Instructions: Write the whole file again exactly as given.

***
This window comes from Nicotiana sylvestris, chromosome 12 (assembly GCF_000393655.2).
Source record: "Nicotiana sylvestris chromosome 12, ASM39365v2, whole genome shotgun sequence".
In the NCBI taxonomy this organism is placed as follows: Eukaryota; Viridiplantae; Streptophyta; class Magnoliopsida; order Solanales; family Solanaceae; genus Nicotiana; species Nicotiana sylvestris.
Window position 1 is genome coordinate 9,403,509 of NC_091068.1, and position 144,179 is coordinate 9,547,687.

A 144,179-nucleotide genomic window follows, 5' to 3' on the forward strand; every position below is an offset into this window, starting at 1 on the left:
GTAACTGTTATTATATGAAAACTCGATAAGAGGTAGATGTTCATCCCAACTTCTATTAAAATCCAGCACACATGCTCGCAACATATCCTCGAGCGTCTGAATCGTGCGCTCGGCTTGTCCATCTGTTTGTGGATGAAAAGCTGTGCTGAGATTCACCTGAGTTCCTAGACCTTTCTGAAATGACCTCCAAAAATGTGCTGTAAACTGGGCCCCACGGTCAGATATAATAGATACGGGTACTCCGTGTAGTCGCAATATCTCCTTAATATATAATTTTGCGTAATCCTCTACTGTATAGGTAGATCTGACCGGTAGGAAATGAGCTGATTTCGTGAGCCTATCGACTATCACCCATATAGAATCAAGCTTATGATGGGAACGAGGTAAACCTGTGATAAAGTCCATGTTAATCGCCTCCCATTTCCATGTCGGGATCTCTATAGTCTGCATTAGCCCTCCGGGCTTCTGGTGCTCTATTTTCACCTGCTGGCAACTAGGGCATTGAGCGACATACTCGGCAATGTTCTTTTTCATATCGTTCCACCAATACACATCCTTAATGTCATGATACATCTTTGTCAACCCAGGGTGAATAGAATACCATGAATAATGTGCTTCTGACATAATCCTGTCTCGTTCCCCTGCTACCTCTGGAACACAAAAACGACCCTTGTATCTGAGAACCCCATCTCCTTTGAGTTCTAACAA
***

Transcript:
This window comes from Nicotiana sylvestris, chromosome 12 (assembly GCF_000393655.2).
Source record: "Nicotiana sylvestris chromosome 12, ASM39365v2, whole genome shotgun sequence".
In the NCBI taxonomy this organism is placed as follows: Eukaryota; Viridiplantae; Streptophyta; class Magnoliopsida; order Solanales; family Solanaceae; genus Nicotiana; species Nicotiana sylvestris.
Window position 1 is genome coordinate 9,403,509 of NC_091068.1, and position 144,179 is coordinate 9,547,687.

A 144,179-nucleotide genomic window follows, 5' to 3' on the forward strand; every position below is an offset into this window, starting at 1 on the left:
GTAACTGTTATTATATGAAAACTCGATAAGAGGTAGATGTTCATCCCAACTTCTATTAAAATCCAGCACACATGCTCGCAACATATCCTCGAGCGTCTGAATCGTGCGCTCGGCTTGTCCATCTGTTTGTGGATGAAAAGCTGTGCTGAGATTCACCTGAGTTCCTAGACCTTTCTGAAATGACCTCCAAAAATGTGCTGTAAACTGGGCCCCACGGTCAGATATAATAGATACGGGTACTCCGTGTAGTCGCAATATCTCCTTAATATATAATTTTGCGTAATCCTCTACTGTATAGGTAGATCTGACCGGTAGGAAATGAGCTGATTTCGTGAGCCTATCGACTATCACCCATATAGAATCAAGCTTATGATGGGAACGAGGTAAACCTGTGATAAAGTCCATGTTAATCGCCTCCCATTTCCATGTCGGGATCTCTATAGTCTGCATTAGCCCTCCGGGCTTCTGGTGCTCTATTTTCACCTGCTGGCAACTAGGGCATTGAGCGACATACTCGGCAATGTTCTTTTTCATATCGTTCCACCAATACACATCCTTAATGTCATGATACATCTTTGTCAACCCAGGGTGAATAGAATACCATGAATAATGTGCTTCTGACATAATCCTGTCTCGTTCCCCTGCTACCTCTGGAACACAAAAACGACCCTTGTATCTGAGAACCCCATCTCCTTTGAGTTCTAACAA